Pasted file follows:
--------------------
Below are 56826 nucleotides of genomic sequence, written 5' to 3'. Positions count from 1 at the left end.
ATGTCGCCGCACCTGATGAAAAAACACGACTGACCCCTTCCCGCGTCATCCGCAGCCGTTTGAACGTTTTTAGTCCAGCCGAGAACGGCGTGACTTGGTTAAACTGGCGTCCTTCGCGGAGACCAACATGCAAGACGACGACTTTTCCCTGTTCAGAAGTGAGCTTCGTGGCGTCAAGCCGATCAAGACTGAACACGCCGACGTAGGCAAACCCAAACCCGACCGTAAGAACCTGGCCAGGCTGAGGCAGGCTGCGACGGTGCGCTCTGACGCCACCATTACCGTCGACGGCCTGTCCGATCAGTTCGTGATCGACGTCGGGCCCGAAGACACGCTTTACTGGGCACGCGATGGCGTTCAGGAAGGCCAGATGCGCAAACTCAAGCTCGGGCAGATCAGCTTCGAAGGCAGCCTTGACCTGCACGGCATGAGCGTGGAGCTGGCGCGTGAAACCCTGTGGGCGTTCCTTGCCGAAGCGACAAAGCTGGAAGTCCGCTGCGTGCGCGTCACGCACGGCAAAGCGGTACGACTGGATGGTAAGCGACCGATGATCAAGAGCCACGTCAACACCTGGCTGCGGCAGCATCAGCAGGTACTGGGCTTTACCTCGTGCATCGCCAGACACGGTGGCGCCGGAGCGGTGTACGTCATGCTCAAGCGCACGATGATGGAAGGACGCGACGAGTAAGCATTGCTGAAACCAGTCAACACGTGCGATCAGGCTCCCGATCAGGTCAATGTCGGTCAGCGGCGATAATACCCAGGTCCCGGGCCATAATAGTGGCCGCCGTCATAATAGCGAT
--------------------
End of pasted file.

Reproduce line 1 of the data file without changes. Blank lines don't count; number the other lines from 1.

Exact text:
Below are 56826 nucleotides of genomic sequence, written 5' to 3'. Positions count from 1 at the left end.